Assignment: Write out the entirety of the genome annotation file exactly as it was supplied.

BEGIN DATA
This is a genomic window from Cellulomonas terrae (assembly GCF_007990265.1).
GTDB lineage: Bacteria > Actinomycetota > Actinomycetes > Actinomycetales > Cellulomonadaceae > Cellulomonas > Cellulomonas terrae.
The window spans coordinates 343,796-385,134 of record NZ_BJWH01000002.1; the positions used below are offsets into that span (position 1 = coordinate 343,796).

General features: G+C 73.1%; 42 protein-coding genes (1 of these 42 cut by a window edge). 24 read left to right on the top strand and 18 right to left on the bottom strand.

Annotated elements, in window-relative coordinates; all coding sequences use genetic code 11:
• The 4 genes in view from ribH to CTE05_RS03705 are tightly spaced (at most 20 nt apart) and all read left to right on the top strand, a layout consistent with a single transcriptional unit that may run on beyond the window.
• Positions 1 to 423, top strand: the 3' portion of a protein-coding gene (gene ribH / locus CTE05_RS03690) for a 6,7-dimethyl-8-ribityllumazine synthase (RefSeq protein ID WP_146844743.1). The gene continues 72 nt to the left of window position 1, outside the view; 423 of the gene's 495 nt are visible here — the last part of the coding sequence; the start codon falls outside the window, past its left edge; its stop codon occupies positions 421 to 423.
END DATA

This is a genomic window from Cellulomonas terrae (assembly GCF_007990265.1).
GTDB lineage: Bacteria > Actinomycetota > Actinomycetes > Actinomycetales > Cellulomonadaceae > Cellulomonas > Cellulomonas terrae.
The window spans coordinates 343,796-385,134 of record NZ_BJWH01000002.1; the positions used below are offsets into that span (position 1 = coordinate 343,796).

General features: G+C 73.1%; 42 protein-coding genes (1 of these 42 cut by a window edge). 24 read left to right on the top strand and 18 right to left on the bottom strand.

Annotated elements, in window-relative coordinates; all coding sequences use genetic code 11:
• The 4 genes in view from ribH to CTE05_RS03705 are tightly spaced (at most 20 nt apart) and all read left to right on the top strand, a layout consistent with a single transcriptional unit that may run on beyond the window.
• Positions 1 to 423, top strand: the 3' portion of a protein-coding gene (gene ribH / locus CTE05_RS03690) for a 6,7-dimethyl-8-ribityllumazine synthase (RefSeq protein ID WP_146844743.1). The gene continues 72 nt to the left of window position 1, outside the view; 423 of the gene's 495 nt are visible here — the last part of the coding sequence; the start codon falls outside the window, past its left edge; its stop codon occupies positions 421 to 423.